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« Selfish Sharing of Information | Main | More Interviews Posted »

August 09, 2006

Comments

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Nato Welch

Bravo!

By the way, there's some Patent Reform legislation before the US congress right now.

It has a few good things in it. Not only does it statutorily expand the prior art defense from business methods to any patent (software and, prospective mm designs included), but it would also establish a review board that would allow small players better access for challenging invalid patents without the expense of litigation.

http://yro.slashdot.org/article.pl?sid=06/08/06/0236201

Brian Wang

A lengthier discussion of patent filing costs is at this link

If you are a small entity then you get discounted fees from the patent office in the US and Canada. You can reduce costs by doing more admin work yourself. Theoretically it could be possible to keep the cost down to $1000 for a US non-provisional patent. There are a lot of books to guide you through the process. Doing your own patent searches teaches you what is already patented in your area of interest. It helps you to focus on what you are doing that is innovative.

The new legislation will reduce windfalls from patents where you do not also execute a profitable business. It will still be good to protect your rights to the innovation where you also make a lot of money.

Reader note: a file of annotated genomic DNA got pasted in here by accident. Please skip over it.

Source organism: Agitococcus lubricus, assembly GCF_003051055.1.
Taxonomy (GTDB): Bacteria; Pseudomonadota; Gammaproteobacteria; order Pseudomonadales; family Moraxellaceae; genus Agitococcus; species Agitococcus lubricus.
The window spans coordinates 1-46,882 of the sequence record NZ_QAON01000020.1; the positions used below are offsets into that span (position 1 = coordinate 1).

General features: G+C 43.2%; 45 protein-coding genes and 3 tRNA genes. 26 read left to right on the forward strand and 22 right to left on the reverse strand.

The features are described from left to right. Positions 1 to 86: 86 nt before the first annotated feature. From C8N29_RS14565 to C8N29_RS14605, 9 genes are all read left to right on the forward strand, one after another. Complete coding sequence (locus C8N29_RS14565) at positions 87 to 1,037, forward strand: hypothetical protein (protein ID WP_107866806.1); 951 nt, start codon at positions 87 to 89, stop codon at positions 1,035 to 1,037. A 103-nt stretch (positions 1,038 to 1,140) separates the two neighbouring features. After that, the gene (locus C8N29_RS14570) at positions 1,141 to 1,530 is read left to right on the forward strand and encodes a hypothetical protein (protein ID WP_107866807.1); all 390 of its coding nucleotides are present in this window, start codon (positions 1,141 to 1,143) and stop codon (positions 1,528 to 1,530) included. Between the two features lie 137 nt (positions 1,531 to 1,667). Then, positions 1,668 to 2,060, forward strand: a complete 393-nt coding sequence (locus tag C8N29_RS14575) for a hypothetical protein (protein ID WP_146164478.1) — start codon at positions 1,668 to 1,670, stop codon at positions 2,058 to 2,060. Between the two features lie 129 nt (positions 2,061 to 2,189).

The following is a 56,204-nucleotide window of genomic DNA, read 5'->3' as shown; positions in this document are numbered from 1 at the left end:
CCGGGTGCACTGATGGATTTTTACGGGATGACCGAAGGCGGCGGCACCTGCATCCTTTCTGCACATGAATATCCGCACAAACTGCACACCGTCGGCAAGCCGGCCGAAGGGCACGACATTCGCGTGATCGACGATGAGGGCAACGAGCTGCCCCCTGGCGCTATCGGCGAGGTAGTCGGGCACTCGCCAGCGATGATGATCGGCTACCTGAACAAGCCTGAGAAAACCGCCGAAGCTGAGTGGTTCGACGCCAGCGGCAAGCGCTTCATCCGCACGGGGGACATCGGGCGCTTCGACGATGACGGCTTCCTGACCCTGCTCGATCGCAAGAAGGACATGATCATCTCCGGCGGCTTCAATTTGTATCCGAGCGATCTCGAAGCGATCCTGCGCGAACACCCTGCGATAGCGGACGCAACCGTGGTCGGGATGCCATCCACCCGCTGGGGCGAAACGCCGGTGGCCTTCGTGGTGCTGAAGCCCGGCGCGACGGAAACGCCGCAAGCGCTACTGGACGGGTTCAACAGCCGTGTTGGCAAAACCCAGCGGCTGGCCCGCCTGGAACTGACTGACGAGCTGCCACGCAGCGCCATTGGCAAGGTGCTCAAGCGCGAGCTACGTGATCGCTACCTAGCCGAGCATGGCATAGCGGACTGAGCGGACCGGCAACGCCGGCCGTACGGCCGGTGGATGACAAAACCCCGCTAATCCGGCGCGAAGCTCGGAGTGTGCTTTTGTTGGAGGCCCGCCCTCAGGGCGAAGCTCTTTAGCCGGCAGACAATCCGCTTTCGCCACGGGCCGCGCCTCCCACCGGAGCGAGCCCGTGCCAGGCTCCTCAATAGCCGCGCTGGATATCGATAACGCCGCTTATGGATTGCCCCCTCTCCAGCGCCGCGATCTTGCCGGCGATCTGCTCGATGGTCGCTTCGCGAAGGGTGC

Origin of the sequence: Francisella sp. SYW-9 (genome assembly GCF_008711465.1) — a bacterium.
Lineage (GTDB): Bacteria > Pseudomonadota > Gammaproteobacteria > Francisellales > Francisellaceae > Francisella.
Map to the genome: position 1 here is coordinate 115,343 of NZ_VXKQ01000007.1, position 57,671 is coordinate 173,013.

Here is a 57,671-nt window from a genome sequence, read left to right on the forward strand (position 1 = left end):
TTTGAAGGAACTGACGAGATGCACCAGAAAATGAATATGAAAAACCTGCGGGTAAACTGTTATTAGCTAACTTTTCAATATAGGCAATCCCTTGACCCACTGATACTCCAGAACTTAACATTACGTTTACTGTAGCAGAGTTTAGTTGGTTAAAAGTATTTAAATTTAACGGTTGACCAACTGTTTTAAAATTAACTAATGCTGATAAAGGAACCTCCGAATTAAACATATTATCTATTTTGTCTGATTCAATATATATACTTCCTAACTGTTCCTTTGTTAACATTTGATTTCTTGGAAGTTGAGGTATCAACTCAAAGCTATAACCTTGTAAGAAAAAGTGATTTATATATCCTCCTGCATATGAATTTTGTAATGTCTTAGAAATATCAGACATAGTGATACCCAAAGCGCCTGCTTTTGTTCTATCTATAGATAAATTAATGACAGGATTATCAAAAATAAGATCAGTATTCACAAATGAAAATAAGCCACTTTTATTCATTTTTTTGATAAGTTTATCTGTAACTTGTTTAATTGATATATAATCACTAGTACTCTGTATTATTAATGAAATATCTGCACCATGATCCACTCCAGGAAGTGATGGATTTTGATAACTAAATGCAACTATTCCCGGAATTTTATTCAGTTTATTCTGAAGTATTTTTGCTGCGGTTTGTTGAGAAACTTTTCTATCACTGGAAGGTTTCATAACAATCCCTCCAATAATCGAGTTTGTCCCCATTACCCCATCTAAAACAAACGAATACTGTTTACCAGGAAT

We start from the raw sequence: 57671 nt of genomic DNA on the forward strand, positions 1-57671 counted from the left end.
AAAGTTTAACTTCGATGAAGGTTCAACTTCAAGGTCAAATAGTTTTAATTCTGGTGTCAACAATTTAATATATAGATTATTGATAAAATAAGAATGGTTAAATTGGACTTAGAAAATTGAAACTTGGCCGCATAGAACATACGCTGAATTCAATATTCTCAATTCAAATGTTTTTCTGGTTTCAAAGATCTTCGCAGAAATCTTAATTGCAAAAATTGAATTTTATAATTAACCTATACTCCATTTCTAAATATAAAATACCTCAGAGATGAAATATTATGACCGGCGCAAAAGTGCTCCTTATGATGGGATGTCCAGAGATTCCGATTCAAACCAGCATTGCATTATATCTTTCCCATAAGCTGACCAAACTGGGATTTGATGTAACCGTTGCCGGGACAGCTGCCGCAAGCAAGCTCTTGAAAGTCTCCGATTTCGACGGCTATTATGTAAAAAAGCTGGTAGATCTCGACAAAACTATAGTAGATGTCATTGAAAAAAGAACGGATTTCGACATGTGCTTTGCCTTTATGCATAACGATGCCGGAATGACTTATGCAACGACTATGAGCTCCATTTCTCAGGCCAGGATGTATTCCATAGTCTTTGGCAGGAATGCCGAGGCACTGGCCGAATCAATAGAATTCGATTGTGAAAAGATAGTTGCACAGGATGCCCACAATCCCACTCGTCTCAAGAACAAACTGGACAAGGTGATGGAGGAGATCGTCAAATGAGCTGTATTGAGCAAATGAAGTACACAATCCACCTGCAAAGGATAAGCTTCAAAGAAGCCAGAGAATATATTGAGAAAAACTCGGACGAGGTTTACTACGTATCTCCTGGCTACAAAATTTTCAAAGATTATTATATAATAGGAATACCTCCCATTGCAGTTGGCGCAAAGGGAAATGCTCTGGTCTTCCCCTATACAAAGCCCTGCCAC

Tom Craver

I pretty much agree - patents never really were a good idea. In fact, I think civilization may well have been better off if we didn't have copyrights either.

Of course, about now any authors and musicians out there are screaming that I'm a communist/pirate who wants to steal their living...

But I believe alternative mechanisms to let them profit from their work would have evolved, if government hadn't decided to grant monopolies.

Of course, it might also require the government to stay out of private contractual agreements - e.g. allowing publishers to "collude" to set prices and make joint royalty arrangements with authors. But without government enforced monopolies, such collusion becomes harmless.

Don't worry, authors/musicians - there's pretty much zero chance that government will ever believe it isn't necessary to meddle. Goes against the grain of the politicians' egos.
---------------
BTW, Chris - picking a few nits:

"Rent seeking" isn't an integral part of capitalism - it's enabled by government interference with capitalism. Yeah, it happens to be a big part of how our diluted form of capitalism is practiced - but that's more of an unfortunate reality, than an essential part of capitalism.

Free markets are not capitalism - but in "pure" capitalism, markets would be free of government interference. (Whether pure capitalism is an ideal to strive toward, is a separate discussion.)

mova

Why not just deny any patent for MM? New molecular structures could be patentable, but if it is done, it will create huge gaps and prevent further development. I think future MM software should be copyrighted, but not patented.